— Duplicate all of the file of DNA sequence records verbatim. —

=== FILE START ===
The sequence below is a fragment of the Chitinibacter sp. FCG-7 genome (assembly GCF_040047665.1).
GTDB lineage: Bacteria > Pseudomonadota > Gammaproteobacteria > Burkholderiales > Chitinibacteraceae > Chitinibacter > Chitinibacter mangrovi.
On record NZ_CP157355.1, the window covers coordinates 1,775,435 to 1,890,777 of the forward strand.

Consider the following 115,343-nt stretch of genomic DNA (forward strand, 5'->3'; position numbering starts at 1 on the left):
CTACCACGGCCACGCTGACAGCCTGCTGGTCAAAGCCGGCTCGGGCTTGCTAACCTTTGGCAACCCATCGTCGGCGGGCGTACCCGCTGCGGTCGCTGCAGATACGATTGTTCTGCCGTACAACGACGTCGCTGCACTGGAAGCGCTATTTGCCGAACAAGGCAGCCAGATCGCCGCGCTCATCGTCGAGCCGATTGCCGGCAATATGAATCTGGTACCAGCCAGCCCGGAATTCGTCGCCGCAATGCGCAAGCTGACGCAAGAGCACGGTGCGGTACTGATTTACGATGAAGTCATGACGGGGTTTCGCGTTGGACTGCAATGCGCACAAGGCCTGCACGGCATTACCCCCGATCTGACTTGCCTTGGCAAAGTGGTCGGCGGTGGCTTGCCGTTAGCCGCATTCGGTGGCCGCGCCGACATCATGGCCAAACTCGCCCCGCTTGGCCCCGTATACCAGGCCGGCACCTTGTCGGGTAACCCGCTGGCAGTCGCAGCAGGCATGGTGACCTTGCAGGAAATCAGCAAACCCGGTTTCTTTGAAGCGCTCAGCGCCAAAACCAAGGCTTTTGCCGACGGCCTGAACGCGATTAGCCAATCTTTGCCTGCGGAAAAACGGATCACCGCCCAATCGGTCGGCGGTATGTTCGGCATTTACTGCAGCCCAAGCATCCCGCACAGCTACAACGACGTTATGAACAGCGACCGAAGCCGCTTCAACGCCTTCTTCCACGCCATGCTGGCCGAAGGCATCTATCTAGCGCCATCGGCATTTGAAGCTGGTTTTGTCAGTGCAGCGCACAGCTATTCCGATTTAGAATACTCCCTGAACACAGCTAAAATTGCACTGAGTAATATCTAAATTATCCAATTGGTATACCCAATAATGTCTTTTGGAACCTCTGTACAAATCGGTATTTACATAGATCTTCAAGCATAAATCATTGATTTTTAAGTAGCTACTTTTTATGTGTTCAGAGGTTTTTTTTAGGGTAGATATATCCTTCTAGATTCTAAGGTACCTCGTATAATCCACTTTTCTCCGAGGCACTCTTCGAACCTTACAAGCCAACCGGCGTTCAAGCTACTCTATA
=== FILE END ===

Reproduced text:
The sequence below is a fragment of the Chitinibacter sp. FCG-7 genome (assembly GCF_040047665.1).
GTDB lineage: Bacteria > Pseudomonadota > Gammaproteobacteria > Burkholderiales > Chitinibacteraceae > Chitinibacter > Chitinibacter mangrovi.
On record NZ_CP157355.1, the window covers coordinates 1,775,435 to 1,890,777 of the forward strand.

Consider the following 115,343-nt stretch of genomic DNA (forward strand, 5'->3'; position numbering starts at 1 on the left):
CTACCACGGCCACGCTGACAGCCTGCTGGTCAAAGCCGGCTCGGGCTTGCTAACCTTTGGCAACCCATCGTCGGCGGGCGTACCCGCTGCGGTCGCTGCAGATACGATTGTTCTGCCGTACAACGACGTCGCTGCACTGGAAGCGCTATTTGCCGAACAAGGCAGCCAGATCGCCGCGCTCATCGTCGAGCCGATTGCCGGCAATATGAATCTGGTACCAGCCAGCCCGGAATTCGTCGCCGCAATGCGCAAGCTGACGCAAGAGCACGGTGCGGTACTGATTTACGATGAAGTCATGACGGGGTTTCGCGTTGGACTGCAATGCGCACAAGGCCTGCACGGCATTACCCCCGATCTGACTTGCCTTGGCAAAGTGGTCGGCGGTGGCTTGCCGTTAGCCGCATTCGGTGGCCGCGCCGACATCATGGCCAAACTCGCCCCGCTTGGCCCCGTATACCAGGCCGGCACCTTGTCGGGTAACCCGCTGGCAGTCGCAGCAGGCATGGTGACCTTGCAGGAAATCAGCAAACCCGGTTTCTTTGAAGCGCTCAGCGCCAAAACCAAGGCTTTTGCCGACGGCCTGAACGCGATTAGCCAATCTTTGCCTGCGGAAAAACGGATCACCGCCCAATCGGTCGGCGGTATGTTCGGCATTTACTGCAGCCCAAGCATCCCGCACAGCTACAACGACGTTATGAACAGCGACCGAAGCCGCTTCAACGCCTTCTTCCACGCCATGCTGGCCGAAGGCATCTATCTAGCGCCATCGGCATTTGAAGCTGGTTTTGTCAGTGCAGCGCACAGCTATTCCGATTTAGAATACTCCCTGAACACAGCTAAAATTGCACTGAGTAATATCTAAATTATCCAATTGGTATACCCAATAATGTCTTTTGGAACCTCTGTACAAATCGGTATTTACATAGATCTTCAAGCATAAATCATTGATTTTTAAGTAGCTACTTTTTATGTGTTCAGAGGTTTTTTTTAGGGTAGATATATCCTTCTAGATTCTAAGGTACCTCGTATAATCCACTTTTCTCCGAGGCACTCTTCGAACCTTACAAGCCAACCGGCGTTCAAGCTACTCTATA